All About Evil
Dir. Joshua Grannell (2010)
I have a feeling that this review is going to come off as a love letter. I’m excited to even be writing about this movie, because I had so much fun with it. The movie I’m referring to is called All About Evil. It’s a comedic horror film that was originally released in the year 2010. All About Evil is the feature-length debut of Joshua Grannell, who is most known as Peaches Christ, San Francisco’s legendary (and original) Horror Drag performer. All About Evil developed a cult following upon release and then disappeared. I don’t know any of the behind the scenes stories regarding this case, but with the help of Severin Films, All About Evil is back with a brand new release on blu-ray. This is great news because buying an old dvd copy online will cost you some leg meat.
In All About Evil we follow a mousy librarian by the name of Deborah Tennis (Natasha Lyonne). Deborah has recently inherited the Victoria movie theater after her father passed away. The theater has been struggling for quite some time, but Deborah is reluctant on selling it. After a transactional dispute with her own mother, Deborah takes matters into her own hands. She comes up with a plan to film a series of short horror films that’ll not only revive her father’s dying theater, but also her dreams of becoming a famous actress.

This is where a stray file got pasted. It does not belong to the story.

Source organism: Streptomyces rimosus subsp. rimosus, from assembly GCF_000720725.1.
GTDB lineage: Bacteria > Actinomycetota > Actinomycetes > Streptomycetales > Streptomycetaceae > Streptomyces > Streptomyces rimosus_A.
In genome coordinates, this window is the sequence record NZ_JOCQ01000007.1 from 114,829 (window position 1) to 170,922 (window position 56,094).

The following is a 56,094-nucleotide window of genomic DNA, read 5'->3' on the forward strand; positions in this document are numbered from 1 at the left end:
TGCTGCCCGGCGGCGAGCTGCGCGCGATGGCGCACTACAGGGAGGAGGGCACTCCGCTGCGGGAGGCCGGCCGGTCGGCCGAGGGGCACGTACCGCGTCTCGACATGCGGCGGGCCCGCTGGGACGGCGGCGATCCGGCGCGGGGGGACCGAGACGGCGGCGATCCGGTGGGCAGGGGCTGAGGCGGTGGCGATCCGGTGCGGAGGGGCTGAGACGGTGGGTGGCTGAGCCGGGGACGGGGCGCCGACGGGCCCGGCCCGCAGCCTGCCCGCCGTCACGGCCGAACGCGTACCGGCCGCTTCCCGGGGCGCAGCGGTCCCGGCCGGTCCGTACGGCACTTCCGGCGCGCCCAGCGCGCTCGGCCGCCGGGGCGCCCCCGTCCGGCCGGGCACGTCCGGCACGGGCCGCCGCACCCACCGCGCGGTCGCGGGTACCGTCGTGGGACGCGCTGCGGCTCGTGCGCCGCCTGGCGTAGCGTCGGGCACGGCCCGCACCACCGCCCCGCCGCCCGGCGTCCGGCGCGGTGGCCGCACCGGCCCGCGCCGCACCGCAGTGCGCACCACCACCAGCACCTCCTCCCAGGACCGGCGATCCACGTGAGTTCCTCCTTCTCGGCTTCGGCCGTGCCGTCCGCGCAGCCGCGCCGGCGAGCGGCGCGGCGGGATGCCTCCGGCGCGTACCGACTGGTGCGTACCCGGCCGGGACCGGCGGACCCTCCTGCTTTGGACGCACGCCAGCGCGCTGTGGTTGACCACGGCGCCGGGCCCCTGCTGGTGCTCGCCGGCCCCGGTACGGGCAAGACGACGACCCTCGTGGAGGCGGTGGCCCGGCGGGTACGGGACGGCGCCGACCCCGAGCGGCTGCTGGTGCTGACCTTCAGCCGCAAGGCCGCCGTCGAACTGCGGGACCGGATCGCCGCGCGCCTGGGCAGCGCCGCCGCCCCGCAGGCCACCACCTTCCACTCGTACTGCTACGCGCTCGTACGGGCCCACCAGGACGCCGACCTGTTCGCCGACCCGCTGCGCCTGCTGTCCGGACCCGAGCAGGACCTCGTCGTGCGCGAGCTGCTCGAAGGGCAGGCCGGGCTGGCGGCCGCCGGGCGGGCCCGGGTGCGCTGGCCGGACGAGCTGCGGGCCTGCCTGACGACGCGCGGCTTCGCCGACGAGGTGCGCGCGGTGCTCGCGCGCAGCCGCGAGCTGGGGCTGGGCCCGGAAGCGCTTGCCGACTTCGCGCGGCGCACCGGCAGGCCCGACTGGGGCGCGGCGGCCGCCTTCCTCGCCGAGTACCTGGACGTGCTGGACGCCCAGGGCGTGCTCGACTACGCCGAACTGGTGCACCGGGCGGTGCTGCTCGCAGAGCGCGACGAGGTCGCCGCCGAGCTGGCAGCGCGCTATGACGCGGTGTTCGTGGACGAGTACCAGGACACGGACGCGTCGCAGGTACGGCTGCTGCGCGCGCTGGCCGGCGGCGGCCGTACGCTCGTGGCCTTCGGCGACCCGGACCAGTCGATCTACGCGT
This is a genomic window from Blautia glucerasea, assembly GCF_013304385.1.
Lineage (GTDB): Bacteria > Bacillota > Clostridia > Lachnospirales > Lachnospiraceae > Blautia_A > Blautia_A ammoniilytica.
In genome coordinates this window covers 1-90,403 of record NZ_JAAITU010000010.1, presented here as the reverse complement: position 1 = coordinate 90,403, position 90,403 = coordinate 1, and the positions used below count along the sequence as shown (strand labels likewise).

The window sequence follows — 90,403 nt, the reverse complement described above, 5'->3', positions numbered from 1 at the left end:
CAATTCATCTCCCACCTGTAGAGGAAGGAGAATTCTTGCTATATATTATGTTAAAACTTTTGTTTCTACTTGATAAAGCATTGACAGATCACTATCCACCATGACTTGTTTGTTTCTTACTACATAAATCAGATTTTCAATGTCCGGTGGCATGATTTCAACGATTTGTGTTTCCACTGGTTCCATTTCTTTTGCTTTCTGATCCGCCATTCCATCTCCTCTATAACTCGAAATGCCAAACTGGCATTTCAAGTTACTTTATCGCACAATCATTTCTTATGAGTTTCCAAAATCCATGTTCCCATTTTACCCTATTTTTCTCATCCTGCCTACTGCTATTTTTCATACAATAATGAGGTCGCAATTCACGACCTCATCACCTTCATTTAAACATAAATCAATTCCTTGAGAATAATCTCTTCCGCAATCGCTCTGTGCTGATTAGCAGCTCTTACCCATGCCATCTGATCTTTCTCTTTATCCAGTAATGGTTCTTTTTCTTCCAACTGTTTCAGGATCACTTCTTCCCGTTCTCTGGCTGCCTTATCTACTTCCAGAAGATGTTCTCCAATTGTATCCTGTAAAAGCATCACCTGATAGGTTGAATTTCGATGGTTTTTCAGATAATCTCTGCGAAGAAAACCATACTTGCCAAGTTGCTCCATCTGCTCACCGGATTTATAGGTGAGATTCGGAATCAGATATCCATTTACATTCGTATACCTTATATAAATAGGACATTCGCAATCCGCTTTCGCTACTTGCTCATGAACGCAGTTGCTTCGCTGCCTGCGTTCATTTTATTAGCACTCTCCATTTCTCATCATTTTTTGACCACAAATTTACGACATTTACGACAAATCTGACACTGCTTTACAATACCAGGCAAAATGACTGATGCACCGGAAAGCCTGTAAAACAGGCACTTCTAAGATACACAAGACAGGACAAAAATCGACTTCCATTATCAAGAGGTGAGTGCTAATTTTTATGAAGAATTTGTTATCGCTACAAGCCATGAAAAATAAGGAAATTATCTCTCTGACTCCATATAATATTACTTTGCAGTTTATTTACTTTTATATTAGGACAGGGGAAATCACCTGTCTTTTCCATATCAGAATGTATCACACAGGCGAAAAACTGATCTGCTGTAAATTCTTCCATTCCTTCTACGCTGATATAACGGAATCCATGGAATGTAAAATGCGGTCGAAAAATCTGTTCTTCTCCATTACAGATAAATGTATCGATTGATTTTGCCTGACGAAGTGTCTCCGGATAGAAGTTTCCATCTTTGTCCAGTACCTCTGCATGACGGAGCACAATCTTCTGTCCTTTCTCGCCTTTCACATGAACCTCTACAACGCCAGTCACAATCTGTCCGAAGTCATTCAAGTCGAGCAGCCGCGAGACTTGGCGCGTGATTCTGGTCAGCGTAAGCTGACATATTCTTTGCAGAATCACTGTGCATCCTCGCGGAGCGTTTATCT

I’m willing to admit that going into the movie, I was a little biased. All About Evil takes place in San Francisco, California. I was born and raised in San Francisco (St. Luke’s Hospital, 1986). There’s so much about the city that I miss. Golden Gate Park, Pier 39, the Castro Theater, Pancho Villa (delicious Mexican restaurant), Haight Street and even Hunter’s Point. What I miss most is the old Geneva Drive-in that sat across from the Cow Palace. Seeing that All About Evil was shot in San Francisco made my heart happy. Normally I take notes when I watch movies for review, that way I’ll never lose of track of what I’m going to talk about. I was so sucked into this movie that I forgot to take notes.